Business leaders in the PricewaterhouseCoopers Technology Barometer did a mighty job of boosting productivity in 2000, particularly in light of a weakening economy in the fourth quarter. And they are projecting an even bigger increase for this year in a highly challenging environment. How are they doing it? If these chieftains are sporting an amulet, it must be a mouse, since productivity gains scored last year by Internet users were 2.7 times greater than those of businesses that have not yet embraced the Net.
2000 was a banner year for productivity in Technology Barometer" businesses, as 69 per cent of their leaders cited a productivity improvement for the year, 12 per cent had no change, only nine per cent had a loss and 10 per cent did not report.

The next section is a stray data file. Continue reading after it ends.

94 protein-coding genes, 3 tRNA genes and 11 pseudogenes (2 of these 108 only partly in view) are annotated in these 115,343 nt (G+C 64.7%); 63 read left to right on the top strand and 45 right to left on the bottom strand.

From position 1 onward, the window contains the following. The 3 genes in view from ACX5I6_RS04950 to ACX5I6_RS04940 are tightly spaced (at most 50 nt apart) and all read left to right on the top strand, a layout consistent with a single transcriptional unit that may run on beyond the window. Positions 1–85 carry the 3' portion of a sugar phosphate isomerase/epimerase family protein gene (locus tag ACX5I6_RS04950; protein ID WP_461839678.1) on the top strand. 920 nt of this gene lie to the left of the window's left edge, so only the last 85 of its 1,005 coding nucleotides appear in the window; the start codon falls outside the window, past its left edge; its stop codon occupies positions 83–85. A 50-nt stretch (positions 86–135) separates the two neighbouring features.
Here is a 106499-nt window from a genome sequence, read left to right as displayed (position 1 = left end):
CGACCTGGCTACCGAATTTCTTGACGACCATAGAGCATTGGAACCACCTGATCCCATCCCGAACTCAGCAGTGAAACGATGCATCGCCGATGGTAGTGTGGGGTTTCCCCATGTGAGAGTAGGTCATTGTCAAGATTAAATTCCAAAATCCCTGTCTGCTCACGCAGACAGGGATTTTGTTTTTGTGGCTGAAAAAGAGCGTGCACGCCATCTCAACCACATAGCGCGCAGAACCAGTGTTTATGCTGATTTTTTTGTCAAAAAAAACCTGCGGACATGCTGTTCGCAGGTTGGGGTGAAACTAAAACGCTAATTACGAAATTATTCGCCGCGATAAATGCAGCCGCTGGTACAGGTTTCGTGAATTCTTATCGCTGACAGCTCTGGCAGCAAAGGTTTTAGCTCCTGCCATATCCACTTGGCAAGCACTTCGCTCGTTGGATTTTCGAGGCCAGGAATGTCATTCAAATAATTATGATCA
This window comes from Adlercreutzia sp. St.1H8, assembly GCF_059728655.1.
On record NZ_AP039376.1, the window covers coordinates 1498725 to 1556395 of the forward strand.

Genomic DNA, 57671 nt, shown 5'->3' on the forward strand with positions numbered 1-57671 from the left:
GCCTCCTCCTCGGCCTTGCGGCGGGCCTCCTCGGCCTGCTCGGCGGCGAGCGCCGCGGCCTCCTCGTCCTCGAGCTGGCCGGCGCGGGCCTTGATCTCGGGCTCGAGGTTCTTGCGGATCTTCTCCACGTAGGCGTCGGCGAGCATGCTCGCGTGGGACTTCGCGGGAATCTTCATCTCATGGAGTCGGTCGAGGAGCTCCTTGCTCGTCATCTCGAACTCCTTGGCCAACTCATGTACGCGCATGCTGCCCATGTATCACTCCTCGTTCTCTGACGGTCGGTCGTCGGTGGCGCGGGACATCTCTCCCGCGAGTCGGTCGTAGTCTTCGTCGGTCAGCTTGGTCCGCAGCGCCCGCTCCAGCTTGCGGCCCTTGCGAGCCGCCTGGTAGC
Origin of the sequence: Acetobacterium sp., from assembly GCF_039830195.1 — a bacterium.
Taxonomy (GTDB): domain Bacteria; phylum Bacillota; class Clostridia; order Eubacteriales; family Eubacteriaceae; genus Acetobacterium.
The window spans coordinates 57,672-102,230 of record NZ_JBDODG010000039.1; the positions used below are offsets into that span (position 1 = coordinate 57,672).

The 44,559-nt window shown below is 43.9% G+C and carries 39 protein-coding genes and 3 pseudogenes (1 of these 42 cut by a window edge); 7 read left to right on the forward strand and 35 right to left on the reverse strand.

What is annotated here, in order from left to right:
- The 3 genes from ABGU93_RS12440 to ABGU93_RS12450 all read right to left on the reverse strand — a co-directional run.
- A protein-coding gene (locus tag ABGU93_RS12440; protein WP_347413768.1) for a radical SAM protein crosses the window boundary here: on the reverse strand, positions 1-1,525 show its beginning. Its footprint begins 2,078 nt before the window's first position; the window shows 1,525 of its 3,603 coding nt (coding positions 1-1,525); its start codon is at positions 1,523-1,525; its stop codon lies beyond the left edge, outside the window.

The net productivity gain for the year averaged 11.2 per cent, with more large businesses than small ones noting improvements: 71 per cent versus 66 per cent. Gains were similar for both groups: 10.9 per cent versus 11.4 per cent, respectively. Revenue-per-employee, which is the most often used productivity benchmark, averaged $US288,500 for all businesses studied, including $US347,000 for large and $US232,800 for small enterprises. These businesses have been careful to adjust the size of their workforce to the pace of new revenue growth throughout the year, according to PricewaterhouseCoopers.
Looking ahead, most technology business leaders are projecting equal or stronger productivity gains for calendar 2001. A large number -- 78 per cent -- is projecting higher productivity (a nine-point increase compared to 2000), while eight per cent expects no change (four points less), and only one per cent is projecting a loss (eight points less). The remaining 13 per cent did not report.
Overall, a 13.6 per cent productivity increase is projected for this year (a jump of 2.5 points). Large businesses are estimating a net 12.0 per cent gain (up one point), while small ones are forecasting a 15.2 per cent improvement (up nearly four points).